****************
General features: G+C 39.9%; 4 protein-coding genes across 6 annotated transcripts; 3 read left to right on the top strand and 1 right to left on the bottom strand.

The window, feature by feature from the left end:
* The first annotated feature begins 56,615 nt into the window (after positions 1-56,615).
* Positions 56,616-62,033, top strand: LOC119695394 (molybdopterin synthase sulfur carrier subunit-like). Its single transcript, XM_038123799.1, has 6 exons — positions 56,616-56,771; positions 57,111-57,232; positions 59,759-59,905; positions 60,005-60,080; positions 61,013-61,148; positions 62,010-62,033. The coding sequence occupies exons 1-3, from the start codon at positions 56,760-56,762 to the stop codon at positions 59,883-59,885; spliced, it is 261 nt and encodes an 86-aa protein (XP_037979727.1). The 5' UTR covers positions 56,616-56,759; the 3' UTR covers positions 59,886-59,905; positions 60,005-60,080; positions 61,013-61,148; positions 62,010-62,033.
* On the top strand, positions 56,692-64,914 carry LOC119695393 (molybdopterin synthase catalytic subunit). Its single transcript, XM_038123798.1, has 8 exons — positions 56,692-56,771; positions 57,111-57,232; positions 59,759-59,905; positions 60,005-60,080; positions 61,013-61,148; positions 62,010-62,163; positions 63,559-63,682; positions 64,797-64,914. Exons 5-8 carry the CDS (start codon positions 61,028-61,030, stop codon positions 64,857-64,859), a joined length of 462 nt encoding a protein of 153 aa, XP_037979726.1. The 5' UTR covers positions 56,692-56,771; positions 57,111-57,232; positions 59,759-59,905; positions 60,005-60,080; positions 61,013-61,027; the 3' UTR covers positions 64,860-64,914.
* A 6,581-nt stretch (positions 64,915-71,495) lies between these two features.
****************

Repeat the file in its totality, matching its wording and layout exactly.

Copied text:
General features: G+C 39.9%; 4 protein-coding genes across 6 annotated transcripts; 3 read left to right on the top strand and 1 right to left on the bottom strand.

The window, feature by feature from the left end:
* The first annotated feature begins 56,615 nt into the window (after positions 1-56,615).
* Positions 56,616-62,033, top strand: LOC119695394 (molybdopterin synthase sulfur carrier subunit-like). Its single transcript, XM_038123799.1, has 6 exons — positions 56,616-56,771; positions 57,111-57,232; positions 59,759-59,905; positions 60,005-60,080; positions 61,013-61,148; positions 62,010-62,033. The coding sequence occupies exons 1-3, from the start codon at positions 56,760-56,762 to the stop codon at positions 59,883-59,885; spliced, it is 261 nt and encodes an 86-aa protein (XP_037979727.1). The 5' UTR covers positions 56,616-56,759; the 3' UTR covers positions 59,886-59,905; positions 60,005-60,080; positions 61,013-61,148; positions 62,010-62,033.
* On the top strand, positions 56,692-64,914 carry LOC119695393 (molybdopterin synthase catalytic subunit). Its single transcript, XM_038123798.1, has 8 exons — positions 56,692-56,771; positions 57,111-57,232; positions 59,759-59,905; positions 60,005-60,080; positions 61,013-61,148; positions 62,010-62,163; positions 63,559-63,682; positions 64,797-64,914. Exons 5-8 carry the CDS (start codon positions 61,028-61,030, stop codon positions 64,857-64,859), a joined length of 462 nt encoding a protein of 153 aa, XP_037979726.1. The 5' UTR covers positions 56,692-56,771; positions 57,111-57,232; positions 59,759-59,905; positions 60,005-60,080; positions 61,013-61,027; the 3' UTR covers positions 64,860-64,914.
* A 6,581-nt stretch (positions 64,915-71,495) lies between these two features.